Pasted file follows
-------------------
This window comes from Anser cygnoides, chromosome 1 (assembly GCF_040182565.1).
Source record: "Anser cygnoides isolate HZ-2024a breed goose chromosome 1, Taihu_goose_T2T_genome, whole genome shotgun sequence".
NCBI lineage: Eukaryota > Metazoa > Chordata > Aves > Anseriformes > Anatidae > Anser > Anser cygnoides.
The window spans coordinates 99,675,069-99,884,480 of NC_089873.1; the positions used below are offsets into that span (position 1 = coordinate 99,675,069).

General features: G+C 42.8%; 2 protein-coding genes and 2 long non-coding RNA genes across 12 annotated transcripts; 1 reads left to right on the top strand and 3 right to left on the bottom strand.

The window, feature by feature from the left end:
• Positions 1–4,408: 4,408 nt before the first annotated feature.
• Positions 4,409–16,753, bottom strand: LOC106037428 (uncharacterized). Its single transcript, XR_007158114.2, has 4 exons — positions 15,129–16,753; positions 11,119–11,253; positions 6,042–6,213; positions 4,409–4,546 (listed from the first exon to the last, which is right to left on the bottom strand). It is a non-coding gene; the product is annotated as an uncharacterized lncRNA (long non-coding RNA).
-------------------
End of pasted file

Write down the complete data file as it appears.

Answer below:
This window comes from Anser cygnoides, chromosome 1 (assembly GCF_040182565.1).
Source record: "Anser cygnoides isolate HZ-2024a breed goose chromosome 1, Taihu_goose_T2T_genome, whole genome shotgun sequence".
NCBI lineage: Eukaryota > Metazoa > Chordata > Aves > Anseriformes > Anatidae > Anser > Anser cygnoides.
The window spans coordinates 99,675,069-99,884,480 of NC_089873.1; the positions used below are offsets into that span (position 1 = coordinate 99,675,069).

General features: G+C 42.8%; 2 protein-coding genes and 2 long non-coding RNA genes across 12 annotated transcripts; 1 reads left to right on the top strand and 3 right to left on the bottom strand.

The window, feature by feature from the left end:
• Positions 1–4,408: 4,408 nt before the first annotated feature.
• Positions 4,409–16,753, bottom strand: LOC106037428 (uncharacterized). Its single transcript, XR_007158114.2, has 4 exons — positions 15,129–16,753; positions 11,119–11,253; positions 6,042–6,213; positions 4,409–4,546 (listed from the first exon to the last, which is right to left on the bottom strand). It is a non-coding gene; the product is annotated as an uncharacterized lncRNA (long non-coding RNA).